The army posted a video on social media showing a soldier holding a Turkish flag and a man waving the Syrian opposition flag on the balcony of the district parliament building with a tank stationed on the street. The soldier called the capture a “gift” to the Turkish nation and to fallen soldiers on the anniversary of a famous World War I victory.

Turkey is marking the 103rd anniversary of the battle of Gallipoli, where the Ottoman Empire repelled an invasion by Allied forces after several months of heavy fighting.

Afrin appeared largely empty. Turkish TVs filmed some residents celebrating the arriving troops.

A Kurdish official, Hadia Yousef, said the YPG had evacuated the remaining civilians to avoid “massacres.”

Azad Mohamed, a resident of Afrin who fled the fighting, said he spent two days on the road until he reached relatives in eastern Syria. “It was collective displacement. There was an endless line along the road,” he said. He said there were still armed fighters when he left the town who had vowed to keep up the fight.

“The question is will those boors ever allow us to return to our homes?” Mohamed said.

The Britain-based Syrian Observatory for Human Rights said nearly 200,000 people have fled the Afrin region in recent days amid heavy airstrikes, entering Syrian government-held territory nearby. Syrian State TV on Sunday broadcast footage of a long line of vehicles and civilians on foot leaving Afrin. Erdogan has said the people of Afrin will return.

Salih Muslim, a senior Kurdish official living in exile in Europe, tweeted that Kurdish fighters had withdrawn, saying “the struggle will continue and the Kurdish people will keep defending themselves.”

In a press conference outside of Afrin, Kurdish official Othman Sheik Issa said a new phase of the fight will begin, when the militia will rely on “hit and run tactics” to target Turkish troops and its allied forces. He said YPG fighters remain deployed in areas of Afrin.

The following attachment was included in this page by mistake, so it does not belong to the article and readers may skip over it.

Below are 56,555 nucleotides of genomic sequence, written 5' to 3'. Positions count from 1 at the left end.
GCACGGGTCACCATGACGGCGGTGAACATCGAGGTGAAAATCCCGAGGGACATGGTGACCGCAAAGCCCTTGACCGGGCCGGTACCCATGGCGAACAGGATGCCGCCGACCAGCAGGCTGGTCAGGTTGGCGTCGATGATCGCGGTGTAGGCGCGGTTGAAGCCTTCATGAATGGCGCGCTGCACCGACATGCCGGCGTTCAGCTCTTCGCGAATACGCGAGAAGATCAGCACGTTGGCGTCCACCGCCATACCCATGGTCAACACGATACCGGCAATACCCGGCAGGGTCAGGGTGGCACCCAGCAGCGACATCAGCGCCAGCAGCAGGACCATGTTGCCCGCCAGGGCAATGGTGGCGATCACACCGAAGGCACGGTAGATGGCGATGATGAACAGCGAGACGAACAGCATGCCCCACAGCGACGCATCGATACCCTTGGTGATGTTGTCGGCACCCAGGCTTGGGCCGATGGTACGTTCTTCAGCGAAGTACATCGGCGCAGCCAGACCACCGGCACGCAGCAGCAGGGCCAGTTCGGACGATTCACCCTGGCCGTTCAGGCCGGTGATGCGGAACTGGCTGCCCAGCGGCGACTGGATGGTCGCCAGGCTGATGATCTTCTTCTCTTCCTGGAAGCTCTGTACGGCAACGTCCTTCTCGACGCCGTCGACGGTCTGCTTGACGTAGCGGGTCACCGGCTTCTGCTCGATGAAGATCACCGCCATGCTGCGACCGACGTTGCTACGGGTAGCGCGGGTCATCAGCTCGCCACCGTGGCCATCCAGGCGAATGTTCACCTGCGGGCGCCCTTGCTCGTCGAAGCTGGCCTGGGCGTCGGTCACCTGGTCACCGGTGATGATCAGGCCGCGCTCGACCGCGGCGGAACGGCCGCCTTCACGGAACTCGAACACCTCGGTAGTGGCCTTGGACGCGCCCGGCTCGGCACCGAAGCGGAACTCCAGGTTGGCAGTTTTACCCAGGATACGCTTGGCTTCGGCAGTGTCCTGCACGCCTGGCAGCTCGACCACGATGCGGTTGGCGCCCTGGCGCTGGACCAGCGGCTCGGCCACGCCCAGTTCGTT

“Our forces in all parts of Afrin will turn into a continuous nightmare for them,” Issa said. “The resistance will continue in Afrin until it is all liberated and it goes back to its rightful owners.” He said more than 800 YPG fighters have been killed in the 58 days of fighting, and estimated that 500 civilians were killed. The Observatory puts the number of casualties at over 280 civilians, adding that more than 1,500 Kurdish fighters have been killed since Jan.20. Turkey has rejected claims of civilian casualties and said more than 3,600 “terrorists” have been killed.

Turkey launched an earlier cross-border operation in 2016 to clear an area in northern Syria of IS and the YPG, preventing the Kurdish group from linking Afrin with the much larger territories it holds to the east.

Turkey also fears the establishment of a Kurdish self-ruled zone in Syria that could inspire its own Kurdish minority to press for greater autonomy. A peace process with the PKK collapsed in 2015, reigniting a conflict that has killed tens of thousands over more than three decades.

The Kurds are the largest stateless ethnic group in the Middle East, with some 30 million living in an area split between Iran, Iraq, Turkey and Syria.